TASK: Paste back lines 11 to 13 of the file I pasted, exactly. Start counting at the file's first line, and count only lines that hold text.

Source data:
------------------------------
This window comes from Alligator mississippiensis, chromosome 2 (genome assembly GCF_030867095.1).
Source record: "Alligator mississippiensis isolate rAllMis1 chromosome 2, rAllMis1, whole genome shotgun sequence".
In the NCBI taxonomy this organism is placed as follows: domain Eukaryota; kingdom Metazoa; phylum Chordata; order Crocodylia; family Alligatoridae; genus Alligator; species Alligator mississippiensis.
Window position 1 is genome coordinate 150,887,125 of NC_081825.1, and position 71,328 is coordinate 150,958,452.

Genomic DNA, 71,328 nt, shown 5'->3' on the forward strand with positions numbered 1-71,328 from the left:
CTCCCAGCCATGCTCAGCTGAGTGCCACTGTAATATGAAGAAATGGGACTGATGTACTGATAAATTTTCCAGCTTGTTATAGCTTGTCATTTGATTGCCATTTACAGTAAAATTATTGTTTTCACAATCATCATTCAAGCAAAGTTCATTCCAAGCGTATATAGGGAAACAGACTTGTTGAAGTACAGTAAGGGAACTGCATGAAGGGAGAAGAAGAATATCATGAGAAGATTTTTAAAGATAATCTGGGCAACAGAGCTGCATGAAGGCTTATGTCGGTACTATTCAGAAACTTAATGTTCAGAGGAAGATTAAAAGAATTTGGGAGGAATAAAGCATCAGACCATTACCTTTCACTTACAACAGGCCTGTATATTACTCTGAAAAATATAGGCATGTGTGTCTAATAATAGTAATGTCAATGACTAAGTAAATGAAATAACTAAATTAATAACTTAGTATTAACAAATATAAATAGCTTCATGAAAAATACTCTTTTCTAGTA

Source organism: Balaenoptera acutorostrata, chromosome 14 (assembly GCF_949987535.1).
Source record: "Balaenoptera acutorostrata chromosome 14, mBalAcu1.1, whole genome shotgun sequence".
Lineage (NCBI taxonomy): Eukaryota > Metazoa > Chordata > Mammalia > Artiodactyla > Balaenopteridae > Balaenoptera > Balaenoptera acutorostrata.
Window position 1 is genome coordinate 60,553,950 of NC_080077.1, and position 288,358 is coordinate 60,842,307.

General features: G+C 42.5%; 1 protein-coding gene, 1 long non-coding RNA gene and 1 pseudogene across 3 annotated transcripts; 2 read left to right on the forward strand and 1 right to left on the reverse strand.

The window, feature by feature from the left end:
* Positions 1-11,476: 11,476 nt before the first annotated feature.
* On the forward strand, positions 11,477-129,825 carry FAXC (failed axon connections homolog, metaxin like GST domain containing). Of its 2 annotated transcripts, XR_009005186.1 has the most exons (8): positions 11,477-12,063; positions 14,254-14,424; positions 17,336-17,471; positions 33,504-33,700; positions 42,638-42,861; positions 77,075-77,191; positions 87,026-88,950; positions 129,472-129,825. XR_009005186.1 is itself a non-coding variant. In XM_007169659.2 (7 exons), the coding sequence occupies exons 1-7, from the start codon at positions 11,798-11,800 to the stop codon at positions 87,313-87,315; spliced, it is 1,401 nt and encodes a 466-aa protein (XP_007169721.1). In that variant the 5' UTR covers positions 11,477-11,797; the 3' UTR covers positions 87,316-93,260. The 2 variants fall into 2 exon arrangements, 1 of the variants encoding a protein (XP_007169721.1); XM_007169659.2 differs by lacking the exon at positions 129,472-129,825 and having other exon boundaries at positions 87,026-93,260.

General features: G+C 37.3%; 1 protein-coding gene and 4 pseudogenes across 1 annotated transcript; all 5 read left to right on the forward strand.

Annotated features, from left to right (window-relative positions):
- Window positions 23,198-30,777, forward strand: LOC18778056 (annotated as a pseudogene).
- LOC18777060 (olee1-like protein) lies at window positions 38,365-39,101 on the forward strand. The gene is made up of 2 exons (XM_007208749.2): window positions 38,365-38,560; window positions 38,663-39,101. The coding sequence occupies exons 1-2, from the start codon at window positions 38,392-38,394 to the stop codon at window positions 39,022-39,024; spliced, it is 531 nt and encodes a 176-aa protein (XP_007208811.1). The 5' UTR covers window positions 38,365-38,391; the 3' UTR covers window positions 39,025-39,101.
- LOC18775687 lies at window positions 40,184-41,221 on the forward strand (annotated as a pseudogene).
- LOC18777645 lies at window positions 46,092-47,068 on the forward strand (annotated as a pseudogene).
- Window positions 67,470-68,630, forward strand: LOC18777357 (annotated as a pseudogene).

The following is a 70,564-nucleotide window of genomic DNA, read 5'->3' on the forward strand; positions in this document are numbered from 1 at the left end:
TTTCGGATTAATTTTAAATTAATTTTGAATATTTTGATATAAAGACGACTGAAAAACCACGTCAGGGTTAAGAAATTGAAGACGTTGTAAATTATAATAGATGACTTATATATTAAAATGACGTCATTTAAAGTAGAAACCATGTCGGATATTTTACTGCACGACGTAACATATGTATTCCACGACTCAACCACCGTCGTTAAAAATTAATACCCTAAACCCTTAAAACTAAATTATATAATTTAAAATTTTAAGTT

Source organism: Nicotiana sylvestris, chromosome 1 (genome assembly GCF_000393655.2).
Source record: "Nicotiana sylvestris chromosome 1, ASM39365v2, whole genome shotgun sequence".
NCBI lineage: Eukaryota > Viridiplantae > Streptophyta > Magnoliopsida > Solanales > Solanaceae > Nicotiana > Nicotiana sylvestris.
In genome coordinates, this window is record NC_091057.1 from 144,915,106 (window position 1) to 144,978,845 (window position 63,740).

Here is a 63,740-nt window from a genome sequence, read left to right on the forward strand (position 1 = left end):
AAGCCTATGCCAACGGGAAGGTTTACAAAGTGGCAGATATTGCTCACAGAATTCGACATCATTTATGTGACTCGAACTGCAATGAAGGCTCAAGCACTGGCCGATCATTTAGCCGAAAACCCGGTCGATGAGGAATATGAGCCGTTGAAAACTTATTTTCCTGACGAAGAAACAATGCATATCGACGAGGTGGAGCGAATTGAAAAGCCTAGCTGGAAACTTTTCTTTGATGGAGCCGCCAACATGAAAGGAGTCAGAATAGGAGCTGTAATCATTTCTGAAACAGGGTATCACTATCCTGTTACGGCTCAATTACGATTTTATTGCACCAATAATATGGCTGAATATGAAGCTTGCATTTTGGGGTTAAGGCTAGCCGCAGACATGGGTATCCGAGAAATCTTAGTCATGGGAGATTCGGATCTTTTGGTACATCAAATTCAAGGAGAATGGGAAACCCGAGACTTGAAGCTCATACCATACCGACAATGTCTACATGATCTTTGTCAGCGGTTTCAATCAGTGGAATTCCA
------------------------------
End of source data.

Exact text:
General features: G+C 42.5%; 1 protein-coding gene, 1 long non-coding RNA gene and 1 pseudogene across 3 annotated transcripts; 2 read left to right on the forward strand and 1 right to left on the reverse strand.

The window, feature by feature from the left end:
* Positions 1-11,476: 11,476 nt before the first annotated feature.